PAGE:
- The Washington Times - Saturday, November 29, 2008

This, of all seasons, was supposed to set up splendidly for Maryland’s football program. Thirty seniors, no dominant team in the ACC and a remarkable penchant for playing well at the most unexpected moments.

It all arrived at a jarring collapse a week ago, a 37-3 stinker of a senior send-off at Byrd Stadium against Florida State to eliminate the Terrapins from the ACC title race and send players scurrying into the late November night with their most hollow feeling of the season.

“It was just brutal on the morale,” senior defensive tackle Dean Muhtadi said. “Probably half of us seniors had nightmares the night of the game. It was horrible. I don’t think it really sunk in to most of us until Sunday when we were just sitting around in our rooms. It’s a terrible feeling, but we also know the season’s not over.”

That’s the rub facing Maryland (7-4, 4-3), which visits No. 20 Boston College (8-3, 4-3) on Saturday. Unlike 2005 and 2007, when bowl eligibility was at stake - or 2006, when a spot in ACC title game could be clinched - there’s still a game to play without a major accomplishment to secure in the process.

Yes, the Terps can share a division title with Florida State, although the Seminoles would head to the championship game because of last week’s victory. And there’s always the matter of solidifying a place in the conference’s bowl pecking order; chances are, a victory ensures Maryland avoids a second straight postseason trip west.

But more than anything, the greatest possible achievement is to purge last week’s lousy memories and replace them with the welcome thought of two 8-4 regular seasons in three years.

“It’s not an ACC championship and it’s not a trip to Tampa, but eight wins is respectable,” quarterback Chris Turner said. “I think it’s something we can be proud of and our fans can be proud of.”

Yet there remains the matter of shrugging off last week’s loss. In most circumstances, a quick return to form might be expected. Maryland has followed its past six losses with victories, its resilience serving as a counterweight to consistency issues.

But when Maryland lost in ugly fashion to Middle Tennessee and Virginia and was dominated at Virginia Tech, it still could chase a conference title. Not anymore.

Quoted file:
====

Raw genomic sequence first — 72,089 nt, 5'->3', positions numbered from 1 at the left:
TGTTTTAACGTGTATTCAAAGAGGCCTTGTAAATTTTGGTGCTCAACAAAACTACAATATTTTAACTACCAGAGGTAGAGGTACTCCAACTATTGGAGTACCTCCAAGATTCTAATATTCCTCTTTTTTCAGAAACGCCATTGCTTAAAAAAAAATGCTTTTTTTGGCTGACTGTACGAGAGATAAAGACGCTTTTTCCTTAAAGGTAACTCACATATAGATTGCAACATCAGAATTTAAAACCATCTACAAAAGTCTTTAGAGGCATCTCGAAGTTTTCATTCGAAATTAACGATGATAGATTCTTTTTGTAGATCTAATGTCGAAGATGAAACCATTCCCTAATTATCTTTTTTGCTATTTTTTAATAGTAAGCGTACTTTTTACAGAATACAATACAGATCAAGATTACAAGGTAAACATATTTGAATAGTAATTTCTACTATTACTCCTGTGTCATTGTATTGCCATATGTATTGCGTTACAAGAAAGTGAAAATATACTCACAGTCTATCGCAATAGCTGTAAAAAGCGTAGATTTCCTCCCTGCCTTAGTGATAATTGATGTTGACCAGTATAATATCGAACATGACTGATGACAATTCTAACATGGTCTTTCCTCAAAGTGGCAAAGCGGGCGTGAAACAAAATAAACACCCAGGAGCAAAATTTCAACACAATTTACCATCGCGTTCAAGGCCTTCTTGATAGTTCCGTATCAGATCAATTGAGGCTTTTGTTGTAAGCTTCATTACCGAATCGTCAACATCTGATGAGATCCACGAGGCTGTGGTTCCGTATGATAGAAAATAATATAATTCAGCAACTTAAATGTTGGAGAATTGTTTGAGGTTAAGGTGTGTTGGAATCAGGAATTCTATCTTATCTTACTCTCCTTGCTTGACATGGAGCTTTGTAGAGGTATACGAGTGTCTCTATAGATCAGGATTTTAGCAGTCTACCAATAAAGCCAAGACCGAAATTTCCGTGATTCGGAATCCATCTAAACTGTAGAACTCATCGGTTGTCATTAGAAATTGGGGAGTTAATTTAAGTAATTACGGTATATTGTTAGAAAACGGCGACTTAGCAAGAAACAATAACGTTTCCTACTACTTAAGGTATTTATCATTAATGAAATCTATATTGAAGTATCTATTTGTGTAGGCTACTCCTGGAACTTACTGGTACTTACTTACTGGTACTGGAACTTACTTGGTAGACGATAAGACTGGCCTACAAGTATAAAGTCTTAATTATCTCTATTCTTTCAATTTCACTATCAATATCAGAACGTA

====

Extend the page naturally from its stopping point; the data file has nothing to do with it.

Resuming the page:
“I think we’re all hurting,” coach Ralph Friedgen said. “I think our players are hurting, I know I am and I know our coaches are right now. There’s nothing we can do about it now. We missed an opportunity that we had.”

The Terps are left to try to create some differentiation from the conference scrum while showing off for possible bowl suitors. A victory gives Maryland a winning record in the ACC and a win to close out the season, inviting traits for postseason games struggling to measure the league’s schools against each other.

Although any team at 4-4 or better in conference play could be picked over Maryland - and there’s a chance that as many as 11 schools could break even in the ACC - Friedgen hopes the perception value of a little separation would help his program.

“I don’t think we want to be where everybody else is,” he said. “I think there’s a lot to play for.”

There are simple pleasures involved as well. Boston College is attempting to lock up the division title Maryland longed for; the Terps would inflict just as much pain defeating the Eagles as they suffered a week ago.

Boston College redshirt freshman quarterback Dominique Davis will make his first career start in place of the injured Chris Crane. Maryland is 4-0 against ranked teams this season and, dating to last season, has collected six straight victories against top-25 opponents.

Both are interesting subplots, but neither is as important as moving on from arguably the most shattering game of the season.

“I just want to get this win,” Muhtadi said. “We had our freakin’ senior day ruined. I’d hate to ruin somebody else’s, but things happen.”

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